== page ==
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Guillaume Jaillet/Unsplash

Immigrants blind nationalism further perpetuates harm experienced by Indigenous peoples

By:
Navneet Chana (IG: navneetchana)

CW: Violence against Indigenous people 

Indigenous Peoples continue to experience trauma caused by ongoing colonial violence in the present day. Canada’s deep, dark rooted history of forced assimilation and genocide against Indigenous communities continues to reverberate through Indigenous communities after learning of the remains of 215 children found at a residential school in Kamloops, B.C a few weeks ago.

While Canada outwardly portrays itself as a multicultural country, this obscures the power dynamics at play even among the diverse communities that call this place home, a home that belongs to Indigenous peoples.

Deeply rooted stigma and outright discrimination by some immigrants against Indigenous people seems to be due to a sense of pride and nationalism that is engrained in the fabric of Canada. 

Racialized people and immigrants are complicit in the colonization of Indigenous people in Canada through our presence on this land as uninvited guests. 

In Canada, as well as other “white settler societies,” there is a separation between Indigenous people and immigrants based on “significance of descent, culture and sense of belonging” or even pride. 

While both Indigenous peoples and immigrants are affected by overlapping forms of oppression embedded within Canada, it differs in that many immigrants benefit directly from settler colonialism

Settler colonialism refers to the distinct form of colonialism faced by Indigenous people in which they were systematically displaced through violence and assimilation in order to “privilege settlers who came to Canada,” which includes immigrants.

In addition, when immigrants arrive, they are integrated or rather assimilated into Canadian society and engrained to follow the nationalistic ways of Canadian society, that is rooted in pride about being in Canadian, and obscures the country’s history.

It is important to recognize that racialized immigrants benefit from settler colonialism by ignoring the history of colonization and developing negative preconceived notions, thereby further oppressing Indigenous people. 

Some studies have shown that newcomers are often misinformed about Indigenous histories and issues, as they have few opportunities to learn about the communities whose land they reside on. Due to being under-informed, some newcomers develop specific attitudes and preconceived biases towards Indigenous peoples. 

For this reason, many immigrants do not regard themselves as responsible for the struggle of Indigenous people and even fail to support them. 

A poll conducted on 2,000 Canadians by Environics Institute for Survey Research found a noticeable difference in general impressions and knowledge of Indigenous people. About a third of participants recall the ongoing mistreatment and violence inflicted on Indigenous populations, including the loss of culture, assimilation and the residential schools.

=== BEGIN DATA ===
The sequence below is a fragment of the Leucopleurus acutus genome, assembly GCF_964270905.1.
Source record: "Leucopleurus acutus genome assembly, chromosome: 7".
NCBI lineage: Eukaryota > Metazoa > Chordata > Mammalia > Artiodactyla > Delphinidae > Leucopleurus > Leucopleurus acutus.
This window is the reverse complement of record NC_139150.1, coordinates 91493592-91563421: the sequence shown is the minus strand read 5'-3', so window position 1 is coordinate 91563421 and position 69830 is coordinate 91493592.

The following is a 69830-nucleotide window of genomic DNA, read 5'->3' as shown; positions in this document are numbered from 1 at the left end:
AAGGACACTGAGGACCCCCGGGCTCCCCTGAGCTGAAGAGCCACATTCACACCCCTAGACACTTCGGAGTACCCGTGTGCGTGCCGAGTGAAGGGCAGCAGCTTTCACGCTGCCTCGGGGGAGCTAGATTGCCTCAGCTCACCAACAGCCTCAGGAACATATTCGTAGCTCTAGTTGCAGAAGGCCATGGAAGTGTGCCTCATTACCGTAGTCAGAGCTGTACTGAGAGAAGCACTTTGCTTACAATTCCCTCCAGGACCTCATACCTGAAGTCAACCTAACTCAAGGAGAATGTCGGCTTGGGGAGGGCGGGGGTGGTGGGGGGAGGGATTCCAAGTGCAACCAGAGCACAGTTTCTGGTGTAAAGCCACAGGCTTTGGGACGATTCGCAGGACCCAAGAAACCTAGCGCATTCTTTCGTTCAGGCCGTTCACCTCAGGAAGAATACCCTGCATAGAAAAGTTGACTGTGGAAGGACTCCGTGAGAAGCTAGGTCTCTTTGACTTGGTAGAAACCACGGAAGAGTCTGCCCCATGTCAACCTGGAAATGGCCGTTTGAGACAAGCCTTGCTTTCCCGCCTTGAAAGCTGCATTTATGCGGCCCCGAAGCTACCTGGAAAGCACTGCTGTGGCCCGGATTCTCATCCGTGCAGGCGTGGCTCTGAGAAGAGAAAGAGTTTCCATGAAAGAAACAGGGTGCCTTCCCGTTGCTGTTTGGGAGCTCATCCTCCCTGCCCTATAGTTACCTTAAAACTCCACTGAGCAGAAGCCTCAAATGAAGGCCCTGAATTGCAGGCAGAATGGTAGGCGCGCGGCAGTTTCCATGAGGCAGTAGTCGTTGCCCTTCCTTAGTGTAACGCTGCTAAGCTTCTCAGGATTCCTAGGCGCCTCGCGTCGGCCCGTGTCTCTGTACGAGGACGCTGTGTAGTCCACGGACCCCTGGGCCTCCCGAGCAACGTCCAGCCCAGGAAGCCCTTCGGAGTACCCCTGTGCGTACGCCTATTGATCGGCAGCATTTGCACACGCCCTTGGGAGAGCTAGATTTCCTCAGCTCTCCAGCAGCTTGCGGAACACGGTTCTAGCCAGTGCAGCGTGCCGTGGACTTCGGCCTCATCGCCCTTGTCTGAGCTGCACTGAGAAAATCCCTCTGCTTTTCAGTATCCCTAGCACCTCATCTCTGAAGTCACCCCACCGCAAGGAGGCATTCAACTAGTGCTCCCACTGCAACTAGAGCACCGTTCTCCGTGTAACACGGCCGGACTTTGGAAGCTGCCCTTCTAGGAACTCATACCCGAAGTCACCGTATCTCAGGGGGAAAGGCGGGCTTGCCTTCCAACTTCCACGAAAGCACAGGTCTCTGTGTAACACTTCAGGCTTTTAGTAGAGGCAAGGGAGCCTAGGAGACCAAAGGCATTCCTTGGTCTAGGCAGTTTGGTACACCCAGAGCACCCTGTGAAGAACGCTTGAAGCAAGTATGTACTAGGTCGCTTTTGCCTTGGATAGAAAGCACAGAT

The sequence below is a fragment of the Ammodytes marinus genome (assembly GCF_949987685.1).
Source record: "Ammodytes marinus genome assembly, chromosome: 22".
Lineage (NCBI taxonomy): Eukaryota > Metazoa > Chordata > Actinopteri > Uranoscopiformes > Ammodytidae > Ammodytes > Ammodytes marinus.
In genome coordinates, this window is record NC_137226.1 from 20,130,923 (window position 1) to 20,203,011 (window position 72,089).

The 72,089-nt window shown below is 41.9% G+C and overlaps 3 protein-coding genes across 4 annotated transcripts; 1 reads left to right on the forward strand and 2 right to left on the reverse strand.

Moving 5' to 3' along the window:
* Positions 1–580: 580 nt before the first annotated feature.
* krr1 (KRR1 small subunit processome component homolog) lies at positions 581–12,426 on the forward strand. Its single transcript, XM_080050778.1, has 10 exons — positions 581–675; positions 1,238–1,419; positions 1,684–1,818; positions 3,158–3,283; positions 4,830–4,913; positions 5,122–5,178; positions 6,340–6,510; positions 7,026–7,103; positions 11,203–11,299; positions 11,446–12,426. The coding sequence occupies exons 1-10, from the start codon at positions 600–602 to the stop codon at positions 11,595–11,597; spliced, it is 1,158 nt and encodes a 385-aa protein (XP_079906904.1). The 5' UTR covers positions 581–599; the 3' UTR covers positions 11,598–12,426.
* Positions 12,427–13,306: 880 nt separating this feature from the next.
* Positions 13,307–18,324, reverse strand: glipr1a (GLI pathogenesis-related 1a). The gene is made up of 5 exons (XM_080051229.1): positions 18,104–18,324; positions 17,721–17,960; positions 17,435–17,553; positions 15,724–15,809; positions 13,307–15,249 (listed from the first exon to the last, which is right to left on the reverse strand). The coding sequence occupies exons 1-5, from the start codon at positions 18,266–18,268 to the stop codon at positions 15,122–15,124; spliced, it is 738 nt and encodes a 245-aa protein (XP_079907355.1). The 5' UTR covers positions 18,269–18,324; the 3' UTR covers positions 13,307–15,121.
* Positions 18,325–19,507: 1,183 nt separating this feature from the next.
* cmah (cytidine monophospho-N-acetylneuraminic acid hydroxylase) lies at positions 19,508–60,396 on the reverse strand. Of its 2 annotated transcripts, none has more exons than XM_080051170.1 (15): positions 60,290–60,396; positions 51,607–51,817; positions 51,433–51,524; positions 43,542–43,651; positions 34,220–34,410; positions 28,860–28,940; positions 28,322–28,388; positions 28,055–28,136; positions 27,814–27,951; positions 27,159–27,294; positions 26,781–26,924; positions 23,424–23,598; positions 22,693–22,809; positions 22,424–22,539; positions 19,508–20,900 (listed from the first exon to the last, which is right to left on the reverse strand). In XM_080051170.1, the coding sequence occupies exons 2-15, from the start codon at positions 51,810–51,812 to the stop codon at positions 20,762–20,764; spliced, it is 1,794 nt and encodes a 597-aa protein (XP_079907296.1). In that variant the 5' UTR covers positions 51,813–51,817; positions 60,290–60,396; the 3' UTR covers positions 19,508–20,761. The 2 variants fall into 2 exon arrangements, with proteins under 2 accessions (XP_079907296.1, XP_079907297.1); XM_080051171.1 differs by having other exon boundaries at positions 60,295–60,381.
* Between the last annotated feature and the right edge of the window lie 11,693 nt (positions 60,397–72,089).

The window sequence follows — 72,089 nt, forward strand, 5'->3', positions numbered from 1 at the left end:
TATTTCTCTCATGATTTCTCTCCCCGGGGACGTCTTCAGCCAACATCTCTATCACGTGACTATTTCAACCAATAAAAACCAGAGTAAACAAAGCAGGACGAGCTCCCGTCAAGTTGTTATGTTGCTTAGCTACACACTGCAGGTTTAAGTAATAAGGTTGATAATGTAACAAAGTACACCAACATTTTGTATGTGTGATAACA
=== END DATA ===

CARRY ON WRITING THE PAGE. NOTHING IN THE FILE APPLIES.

Approximately 13% express negative perceptions regarding Indigenous peoples “pertaining to tax breaks, special treatment, government handouts and reliance on welfare.” The number of non-Indigenous people having heard of residential schools have increased since 2009, with 28 percent of urban Canadians having more positive views about Aboriginal culture and issues.

There is a need for a system that ends these practices of segregation and that address the ways in which racism and colonialism shape the lives of Aboriginals in Canada as well as other “white settler-societies.”

Dialogues between First Nation, Urban Aboriginal and Immigrant Communities in Vancouver is a project by the City of Vancouver and community partners “to promote increased understanding and stronger relations between Indigenous and immigrant communities within the City.” 

Prior to this project, which started in 2011, there has been little to no attempt by the Canadian government to educate newcomers on the devastating impact and history of colonialism, nor of the continued discriminatory notions against them. 

Newcomers must also recognize their privilege of residing on stolen land, and end the stigma and discrimination against Indigenous peoples. 

This can happen through things as simple as a conversation. Speak to your parents and your families about this country’s history, about the history of colonialism and the ways in which immigrants are uninvited guests on this land. 

Understanding the ways that we as immigrants and settlers are implicated in harms against Indigenous people, and also may hold unchecked biases, are very important to addressing the continued harm against these communities in the present day.

Check your bias, check your privilege, and stand in solidarity with Indigenous communities today and always. 

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Navneet holds a bachelor’s degree focused in Health Science - Population and Quantitative Studies from Simon Fraser University, cultivating a passion for health promotion, policy and social justice. She has recently found a passion in writing about pop-culture, mental health and living in a South Asian diaspora. Her passion for feminism, diversity and progress lights a fire beneath everything she does. In her spare time, she enjoys reading, travelling and baking.

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